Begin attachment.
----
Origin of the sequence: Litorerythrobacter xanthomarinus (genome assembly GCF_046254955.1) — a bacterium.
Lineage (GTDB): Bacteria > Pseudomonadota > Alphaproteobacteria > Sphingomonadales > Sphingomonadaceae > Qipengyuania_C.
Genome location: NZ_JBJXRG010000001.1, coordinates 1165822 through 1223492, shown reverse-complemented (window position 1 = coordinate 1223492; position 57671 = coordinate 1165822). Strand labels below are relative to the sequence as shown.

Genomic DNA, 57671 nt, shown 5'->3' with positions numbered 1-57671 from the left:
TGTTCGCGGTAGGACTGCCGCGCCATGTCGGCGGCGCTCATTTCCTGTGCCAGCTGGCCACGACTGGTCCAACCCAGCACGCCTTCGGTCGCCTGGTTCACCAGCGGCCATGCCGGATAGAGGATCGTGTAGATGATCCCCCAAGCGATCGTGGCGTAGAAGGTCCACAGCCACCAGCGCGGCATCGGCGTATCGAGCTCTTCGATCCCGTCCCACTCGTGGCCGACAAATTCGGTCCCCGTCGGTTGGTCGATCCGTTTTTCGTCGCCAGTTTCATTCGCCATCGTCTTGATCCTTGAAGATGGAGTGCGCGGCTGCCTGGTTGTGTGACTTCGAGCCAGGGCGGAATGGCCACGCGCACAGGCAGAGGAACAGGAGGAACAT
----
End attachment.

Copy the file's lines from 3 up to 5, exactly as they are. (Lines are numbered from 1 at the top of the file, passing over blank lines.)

Genome location: NZ_JBJXRG010000001.1, coordinates 1165822 through 1223492, shown reverse-complemented (window position 1 = coordinate 1223492; position 57671 = coordinate 1165822). Strand labels below are relative to the sequence as shown.

Genomic DNA, 57671 nt, shown 5'->3' with positions numbered 1-57671 from the left:
TGTTCGCGGTAGGACTGCCGCGCCATGTCGGCGGCGCTCATTTCCTGTGCCAGCTGGCCACGACTGGTCCAACCCAGCACGCCTTCGGTCGCCTGGTTCACCAGCGGCCATGCCGGATAGAGGATCGTGTAGATGATCCCCCAAGCGATCGTGGCGTAGAAGGTCCACAGCCACCAGCGCGGCATCGGCGTATCGAGCTCTTCGATCCCGTCCCACTCGTGGCCGACAAATTCGGTCCCCGTCGGTTGGTCGATCCGTTTTTCGTCGCCAGTTTCATTCGCCATCGTCTTGATCCTTGAAGATGGAGTGCGCGGCTGCCTGGTTGTGTGACTTCGAGCCAGGGCGGAATGGCCACGCGCACAGGCAGAGGAACAGGAGGAACAT